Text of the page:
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“When Sorrows Come, They Come Not Single Spies…”

December 11, 2021
Tania Jain, MBBS

Dr. Tania Jain (@TaniaJain11) is an assistant professor and director of the Adult CAR T Program at Johns Hopkins University. Her academic interest is in cellular therapy, bone marrow transplantation, and myeloproliferative neoplasms including overlap with myelodysplastic syndromes. She is a graduate of Government Medical College, Patiala (Punjab), India, where she received her medical degree, before going on to a residency at Wayne State University/ Detroit Medical Center, and fellowships at Mayo Clinic in Arizona and at Memorial Sloan Kettering Cancer Center for bone marrow transplantation. 

Dr. Jain grew up in Chandigarh, India, and has since been, in her words, “nomadic … our current residence in Baltimore is what we call home now.” She is a longtime enthusiastic attendee of the ASH annual meeting since second year of fellowship (no breaks) as well as speaker at Highlights of ASH® in North America in 2020. Prior to travel restrictions, Dr. Jain enjoys chipping away at some very specific and ambitious travel goals with her husband. “Our travel adventures of late revolved around visiting the four (north, south, east, and west) extreme points of the United States. We have thus far been to Point Barrow in Alaska (northernmost), Point Buoy in Key West, Florida (southernmost for the continental United States), and almost to (less than 10 miles away from) Ka Lae (South Cape) in Hawaii, which is southernmost for the US overall,” she explained. “This got interrupted with COVID, but we are excited to get back to our travel adventures.” Fingers crossed, and happy trails, Dr. Jain!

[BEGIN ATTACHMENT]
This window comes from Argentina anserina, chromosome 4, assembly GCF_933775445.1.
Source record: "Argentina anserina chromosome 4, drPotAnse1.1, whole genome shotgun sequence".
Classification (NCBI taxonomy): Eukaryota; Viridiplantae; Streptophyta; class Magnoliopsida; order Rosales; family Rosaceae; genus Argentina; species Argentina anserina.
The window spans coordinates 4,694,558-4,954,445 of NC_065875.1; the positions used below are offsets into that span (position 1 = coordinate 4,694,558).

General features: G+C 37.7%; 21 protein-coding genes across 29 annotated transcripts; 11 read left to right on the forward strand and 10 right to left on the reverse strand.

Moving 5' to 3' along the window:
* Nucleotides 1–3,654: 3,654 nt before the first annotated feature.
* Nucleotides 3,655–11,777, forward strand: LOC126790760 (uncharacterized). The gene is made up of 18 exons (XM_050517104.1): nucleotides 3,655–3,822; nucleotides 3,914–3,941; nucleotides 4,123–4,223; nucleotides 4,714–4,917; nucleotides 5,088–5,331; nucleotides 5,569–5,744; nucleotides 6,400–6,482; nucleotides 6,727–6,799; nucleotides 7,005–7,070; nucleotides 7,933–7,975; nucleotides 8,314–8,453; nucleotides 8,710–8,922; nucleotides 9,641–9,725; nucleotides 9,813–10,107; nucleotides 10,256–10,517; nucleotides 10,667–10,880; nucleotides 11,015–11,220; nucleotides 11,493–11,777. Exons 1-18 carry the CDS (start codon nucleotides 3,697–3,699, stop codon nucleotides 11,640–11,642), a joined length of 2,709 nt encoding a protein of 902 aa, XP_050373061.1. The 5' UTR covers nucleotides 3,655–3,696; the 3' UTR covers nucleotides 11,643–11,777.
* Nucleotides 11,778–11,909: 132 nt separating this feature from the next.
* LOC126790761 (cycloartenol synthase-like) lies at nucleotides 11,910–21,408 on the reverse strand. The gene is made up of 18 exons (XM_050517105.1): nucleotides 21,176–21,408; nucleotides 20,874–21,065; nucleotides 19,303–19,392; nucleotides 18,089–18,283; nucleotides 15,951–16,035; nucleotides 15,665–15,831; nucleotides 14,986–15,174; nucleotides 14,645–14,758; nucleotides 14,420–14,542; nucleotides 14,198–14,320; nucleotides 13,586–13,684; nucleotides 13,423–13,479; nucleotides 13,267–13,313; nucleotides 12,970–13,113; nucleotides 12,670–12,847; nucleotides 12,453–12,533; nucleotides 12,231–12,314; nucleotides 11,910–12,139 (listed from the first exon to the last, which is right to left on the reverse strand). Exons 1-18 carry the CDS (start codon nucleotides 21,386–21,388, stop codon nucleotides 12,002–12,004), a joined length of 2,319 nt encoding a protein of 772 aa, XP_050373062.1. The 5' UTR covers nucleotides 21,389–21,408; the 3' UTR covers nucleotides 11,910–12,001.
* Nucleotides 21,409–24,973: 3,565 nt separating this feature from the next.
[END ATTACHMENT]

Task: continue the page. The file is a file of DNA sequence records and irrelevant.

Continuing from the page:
It has been almost two years since the pandemic started, and COVID-19 remains a part of everyday conversation. At some point during this COVID-19 frenzy, my 90-year-old grandmother said, “I have never seen anything like this in all my life. This is going to make us all dance to its tune…” Her words remain true and, to our despair, may ring true for a while. Damage of more than one kind was imminent then and, although to a lesser degree, continues to loom 20 months later. 

Immunothrombosis was one of the many adversaries that hit us with the emergence of COVID-19. While we might have recognized these events relatively early during the pandemic, we remained challenged for a while in understanding the mechanisms and strategies used to tame it. The Education Program session “The COVID Crash: Lessons Learned from a World on Pause” (with virtual and in-person live Q&A on December 11) aims to address the nuts and bolts of this intriguing paradox of coagulopathy and bleeding. Chaired by Dr. Shruti Chaturvedi, talks will cover the risks, pathogenesis, contribution to COVID-19 associated morbidity and measures to prevent and treat these complications. With the vaccine came a glimmer of hope that was quickly tarnished by vaccine-induced immune thrombotic thrombocytopenia (VITT; also known as thrombosis with thrombocytopenia syndrome). This relatively low-incidence complication knocked at our doors unwelcomed, and arguably diminished enthusiasm while possibly also scaling back implementation. We have all had myriad discussions amongst ourselves and with our patients, friends, and family about what VITT means and how to respond to this less known new impediment. Whether this is an inflammatory response, or a response to the adenovirus vector or the impurities in the vaccine, or any of the many other questions surrounding VITT, this session will address many-a-question on coagulation from COVID-19 infection and vaccination.